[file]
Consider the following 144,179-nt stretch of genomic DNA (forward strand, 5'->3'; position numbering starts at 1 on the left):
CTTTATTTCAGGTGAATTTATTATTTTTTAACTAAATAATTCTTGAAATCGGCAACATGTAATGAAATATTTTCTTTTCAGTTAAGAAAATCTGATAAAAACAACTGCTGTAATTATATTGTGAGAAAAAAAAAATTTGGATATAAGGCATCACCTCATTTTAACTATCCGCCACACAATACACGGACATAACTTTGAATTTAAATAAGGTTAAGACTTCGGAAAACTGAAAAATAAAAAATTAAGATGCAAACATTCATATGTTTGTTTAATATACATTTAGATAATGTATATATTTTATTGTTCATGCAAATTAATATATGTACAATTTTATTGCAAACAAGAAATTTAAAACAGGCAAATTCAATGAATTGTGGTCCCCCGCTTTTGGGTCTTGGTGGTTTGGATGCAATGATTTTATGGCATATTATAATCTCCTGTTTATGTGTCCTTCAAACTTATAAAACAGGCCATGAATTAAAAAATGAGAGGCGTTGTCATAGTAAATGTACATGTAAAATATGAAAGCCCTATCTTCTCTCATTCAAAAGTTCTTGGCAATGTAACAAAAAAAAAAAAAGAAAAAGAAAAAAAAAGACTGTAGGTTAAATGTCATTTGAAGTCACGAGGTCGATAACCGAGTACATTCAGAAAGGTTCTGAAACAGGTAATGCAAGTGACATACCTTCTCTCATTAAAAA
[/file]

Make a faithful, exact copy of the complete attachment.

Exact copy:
Consider the following 144,179-nt stretch of genomic DNA (forward strand, 5'->3'; position numbering starts at 1 on the left):
CTTTATTTCAGGTGAATTTATTATTTTTTAACTAAATAATTCTTGAAATCGGCAACATGTAATGAAATATTTTCTTTTCAGTTAAGAAAATCTGATAAAAACAACTGCTGTAATTATATTGTGAGAAAAAAAAAATTTGGATATAAGGCATCACCTCATTTTAACTATCCGCCACACAATACACGGACATAACTTTGAATTTAAATAAGGTTAAGACTTCGGAAAACTGAAAAATAAAAAATTAAGATGCAAACATTCATATGTTTGTTTAATATACATTTAGATAATGTATATATTTTATTGTTCATGCAAATTAATATATGTACAATTTTATTGCAAACAAGAAATTTAAAACAGGCAAATTCAATGAATTGTGGTCCCCCGCTTTTGGGTCTTGGTGGTTTGGATGCAATGATTTTATGGCATATTATAATCTCCTGTTTATGTGTCCTTCAAACTTATAAAACAGGCCATGAATTAAAAAATGAGAGGCGTTGTCATAGTAAATGTACATGTAAAATATGAAAGCCCTATCTTCTCTCATTCAAAAGTTCTTGGCAATGTAACAAAAAAAAAAAAAGAAAAAGAAAAAAAAAGACTGTAGGTTAAATGTCATTTGAAGTCACGAGGTCGATAACCGAGTACATTCAGAAAGGTTCTGAAACAGGTAATGCAAGTGACATACCTTCTCTCATTAAAAA